What's in your barn?: The meat market inside East Mountain Farm's barn
WILLIAMSTOWN — On an overcast, early spring day, East Mountain Farm sits nestled in the cow-dotted fields and snowy woods off Henderson Road. Turn onto the dirt driveway, and little signs will direct you through the mud-season conditions toward the farm store. At the top of the hill and in the parking lot, Max the dog will greet you in a flurry of wet nose and black and white hair as you leave your car.
Walk through the open door to the large, red barn, and farmer Kim Wells will show you his freezers; bacon, links, ground pork and bratwurst line the frosty insides, all assigned a different price-per-pound on neon-colored Post-it notes.
"I guess if you asked me what's in my barn," Wells said, "I'd say tons of good meat."
There are tractors, hay bales in the back too, plus a box truck. But between his retail selection and the walk-in freezer where Wells stockpiles his store of product, there's a lot — a lot — of pork, beef and chicken in his barn.
And the animals for said meat? Wells' dozen or so cows chew in the pastures leading to the road. In summertime, his 1,200 chickens peck at the grass, too, with the cows. As for the pigs — about 120 each year — they get the woods.
"Pigs are obviously my favorite," Wells said. Curious, entertaining, human-like, he added, "How could they not be?"
This reporter has an admitted bias toward pigs, too, and upon request, Wells drove up the snowy path to his electric fence enclosures in the woods and woke up his pigs from their late morning nap. At the sound of human voices, the pigs scrambled from their little round, metal houses, snouts first, to sniff out their visitors.
Wells explained his pigs were a kind of heritage breed, called Hereford Cross. Each had reddish-brown, bristly skin. Some were speckled with dark spots, and others sported a blonde patch around the face. All of them were muscular, round — one might even say pleasantly chunky — at four to six months of age. The older ones were ready or close-to-ready for Wells to trailer them to Eagle Bridge Custom Meat and Smokehouse, a U.S. Department of Agriculture-inspected slaughterhouse in New York.
Wells also buys his pigs from New York, at two months of age. He said he likes his heritage pigs because when he gets them, they've already been raised to live outside and root around in the dirt. By contrast, Wells said Yorkshire pigs — the pink ones like in Charlotte's Web — are raised in industrial settings on slatted floors and aren't necessarily made for outdoor living. The first two pigs Wells ever had were "Yorkies" that he named Herbert and Harriet. Wells learned a lot with Herbert and Harriet, like the fact that pigs need to be trained to respond to electric fences.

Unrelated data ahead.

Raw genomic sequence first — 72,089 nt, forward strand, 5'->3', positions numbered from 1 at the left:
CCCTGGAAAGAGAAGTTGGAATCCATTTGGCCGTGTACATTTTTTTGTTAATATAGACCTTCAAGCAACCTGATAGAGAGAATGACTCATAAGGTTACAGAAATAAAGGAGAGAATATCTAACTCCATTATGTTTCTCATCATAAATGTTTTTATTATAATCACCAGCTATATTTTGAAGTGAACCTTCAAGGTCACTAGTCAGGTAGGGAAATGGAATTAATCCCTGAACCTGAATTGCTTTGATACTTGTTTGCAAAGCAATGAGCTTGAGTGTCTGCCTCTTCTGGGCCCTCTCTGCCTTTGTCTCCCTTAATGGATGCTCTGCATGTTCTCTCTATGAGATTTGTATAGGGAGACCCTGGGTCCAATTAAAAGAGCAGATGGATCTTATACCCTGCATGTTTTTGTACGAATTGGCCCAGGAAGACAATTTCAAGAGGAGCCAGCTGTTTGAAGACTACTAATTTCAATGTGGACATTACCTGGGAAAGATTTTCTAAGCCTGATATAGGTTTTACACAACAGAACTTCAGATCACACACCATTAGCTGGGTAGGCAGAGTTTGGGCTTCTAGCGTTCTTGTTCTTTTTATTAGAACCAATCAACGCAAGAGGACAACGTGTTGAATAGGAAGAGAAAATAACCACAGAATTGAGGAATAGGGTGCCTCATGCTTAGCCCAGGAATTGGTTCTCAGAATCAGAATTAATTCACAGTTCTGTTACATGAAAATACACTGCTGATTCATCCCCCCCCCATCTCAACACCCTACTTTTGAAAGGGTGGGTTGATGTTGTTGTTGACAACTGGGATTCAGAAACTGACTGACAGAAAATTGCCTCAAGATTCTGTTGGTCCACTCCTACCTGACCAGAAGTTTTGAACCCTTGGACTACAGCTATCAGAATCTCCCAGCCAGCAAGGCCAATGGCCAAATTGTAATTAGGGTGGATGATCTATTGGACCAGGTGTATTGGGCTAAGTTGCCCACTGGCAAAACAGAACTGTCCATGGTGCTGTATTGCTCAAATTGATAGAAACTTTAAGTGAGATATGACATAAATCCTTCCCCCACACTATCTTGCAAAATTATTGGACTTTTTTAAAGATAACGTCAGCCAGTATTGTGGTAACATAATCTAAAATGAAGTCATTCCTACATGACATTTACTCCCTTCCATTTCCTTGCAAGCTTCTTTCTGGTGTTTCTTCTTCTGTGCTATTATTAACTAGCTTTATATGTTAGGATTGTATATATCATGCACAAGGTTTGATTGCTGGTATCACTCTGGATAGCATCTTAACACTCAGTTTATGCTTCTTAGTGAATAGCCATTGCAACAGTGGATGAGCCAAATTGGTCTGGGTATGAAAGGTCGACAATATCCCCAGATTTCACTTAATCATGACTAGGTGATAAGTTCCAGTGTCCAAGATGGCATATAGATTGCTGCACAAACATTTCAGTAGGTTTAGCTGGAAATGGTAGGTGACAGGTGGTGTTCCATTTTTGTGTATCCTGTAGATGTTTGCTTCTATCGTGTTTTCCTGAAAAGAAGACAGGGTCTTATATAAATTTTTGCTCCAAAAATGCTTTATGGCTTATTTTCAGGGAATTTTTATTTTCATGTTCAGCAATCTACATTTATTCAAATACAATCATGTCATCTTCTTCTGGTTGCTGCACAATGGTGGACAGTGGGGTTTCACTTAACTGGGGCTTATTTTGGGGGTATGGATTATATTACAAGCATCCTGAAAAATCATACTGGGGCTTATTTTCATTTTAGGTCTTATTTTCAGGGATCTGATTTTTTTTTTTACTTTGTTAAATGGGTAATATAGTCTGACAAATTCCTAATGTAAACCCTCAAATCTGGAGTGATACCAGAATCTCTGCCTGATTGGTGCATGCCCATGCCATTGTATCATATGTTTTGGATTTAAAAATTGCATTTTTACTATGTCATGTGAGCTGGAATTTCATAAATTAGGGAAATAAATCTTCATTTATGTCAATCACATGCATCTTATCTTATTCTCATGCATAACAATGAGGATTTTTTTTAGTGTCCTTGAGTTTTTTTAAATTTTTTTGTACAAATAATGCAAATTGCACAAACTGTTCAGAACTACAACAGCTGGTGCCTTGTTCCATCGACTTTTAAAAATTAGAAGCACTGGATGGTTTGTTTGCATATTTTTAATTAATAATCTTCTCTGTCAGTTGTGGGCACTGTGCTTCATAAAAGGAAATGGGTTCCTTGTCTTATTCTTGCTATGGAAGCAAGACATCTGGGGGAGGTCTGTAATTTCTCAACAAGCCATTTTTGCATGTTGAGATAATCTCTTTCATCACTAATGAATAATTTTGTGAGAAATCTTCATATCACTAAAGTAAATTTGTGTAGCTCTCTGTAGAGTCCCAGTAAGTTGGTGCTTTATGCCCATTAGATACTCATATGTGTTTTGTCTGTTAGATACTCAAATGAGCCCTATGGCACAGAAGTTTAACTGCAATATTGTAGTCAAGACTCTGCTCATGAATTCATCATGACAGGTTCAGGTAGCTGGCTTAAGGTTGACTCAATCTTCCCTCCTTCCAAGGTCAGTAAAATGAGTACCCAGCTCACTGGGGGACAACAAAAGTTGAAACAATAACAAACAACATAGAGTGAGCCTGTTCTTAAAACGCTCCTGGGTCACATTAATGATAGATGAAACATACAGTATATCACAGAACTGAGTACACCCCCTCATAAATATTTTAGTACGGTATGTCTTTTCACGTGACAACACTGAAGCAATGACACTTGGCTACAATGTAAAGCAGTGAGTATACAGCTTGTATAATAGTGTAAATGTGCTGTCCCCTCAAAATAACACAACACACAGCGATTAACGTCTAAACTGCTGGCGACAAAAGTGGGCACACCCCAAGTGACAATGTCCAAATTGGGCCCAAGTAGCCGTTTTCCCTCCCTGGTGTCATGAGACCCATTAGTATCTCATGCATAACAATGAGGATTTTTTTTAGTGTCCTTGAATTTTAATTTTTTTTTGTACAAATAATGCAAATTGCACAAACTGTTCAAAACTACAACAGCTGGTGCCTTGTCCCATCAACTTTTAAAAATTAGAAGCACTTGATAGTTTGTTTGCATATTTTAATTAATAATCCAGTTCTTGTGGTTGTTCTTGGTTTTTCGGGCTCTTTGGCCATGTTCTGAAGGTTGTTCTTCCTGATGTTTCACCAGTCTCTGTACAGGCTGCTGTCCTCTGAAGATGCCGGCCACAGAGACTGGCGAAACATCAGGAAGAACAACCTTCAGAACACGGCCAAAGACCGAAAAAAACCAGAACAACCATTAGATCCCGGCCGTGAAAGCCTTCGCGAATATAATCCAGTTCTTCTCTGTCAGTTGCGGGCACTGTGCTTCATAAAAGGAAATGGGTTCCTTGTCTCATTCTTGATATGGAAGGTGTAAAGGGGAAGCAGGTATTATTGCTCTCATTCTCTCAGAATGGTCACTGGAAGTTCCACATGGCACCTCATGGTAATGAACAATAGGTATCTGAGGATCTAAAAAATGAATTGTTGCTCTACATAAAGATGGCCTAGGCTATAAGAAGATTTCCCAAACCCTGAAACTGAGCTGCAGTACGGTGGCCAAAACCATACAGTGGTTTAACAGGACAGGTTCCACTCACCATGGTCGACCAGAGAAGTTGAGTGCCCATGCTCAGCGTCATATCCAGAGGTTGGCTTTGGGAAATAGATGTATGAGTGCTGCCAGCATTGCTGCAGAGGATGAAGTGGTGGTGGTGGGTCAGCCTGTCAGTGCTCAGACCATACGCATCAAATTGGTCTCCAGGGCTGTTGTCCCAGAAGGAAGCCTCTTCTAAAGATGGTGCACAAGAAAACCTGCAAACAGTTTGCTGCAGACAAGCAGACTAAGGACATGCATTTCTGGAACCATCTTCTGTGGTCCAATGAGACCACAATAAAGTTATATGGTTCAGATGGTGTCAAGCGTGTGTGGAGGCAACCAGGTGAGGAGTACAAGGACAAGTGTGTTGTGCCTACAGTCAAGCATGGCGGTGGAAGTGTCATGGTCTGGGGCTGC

"They just went right through the fence," Wells said. "They sort of toured the hill for awhile. People were calling me."
Another time, Herbert and Harriet spooked at the loud noise made by the feeder lid and, once again, went through the fence. "[They] were heading to Pownal," he said.
That was more than three decades ago, shortly after he bought East Mountain Farm in 1982. Since then, Wells has raised a lot of pigs who (mostly) stay behind their electric fences.
It wasn't until 2004, though, that Wells started selling meat. That's how long it took for him to save up money to rebuild the barn, which was in disrepair to the point that it had trees growing; the property's former dairy farm had gone out of business and the federal land bank foreclosed on it.
"They basically took everything they could of value, including light bulbs," Wells said. "There were no light bulbs."
The only part of the old barn remaining today is the cement foundation. Now that he has his newer barn and his freezers in there, Wells said he's working on getting more people up to East Mountain Farm to buy the meat through his self-serve system, where people take the meat and leave the money. Currently, about a quarter of his product is sold through on-farm sales; he sells the other portions at farmers markets, on the shelves of Wild Oats Market, and through an agreement with Mezze Restaurant.
In the meantime, with his barn and 125 acres in the hills of Williamstown, Wells is living out a dream he had as a young man. He said he worked on Kentucky farms growing green beans, beef and grain in his 20s, and all the while, he imagined owning his own land.
As for why, when the time came, he chose to raise livestock over vegetables?
"I just like to eat meat," he said.
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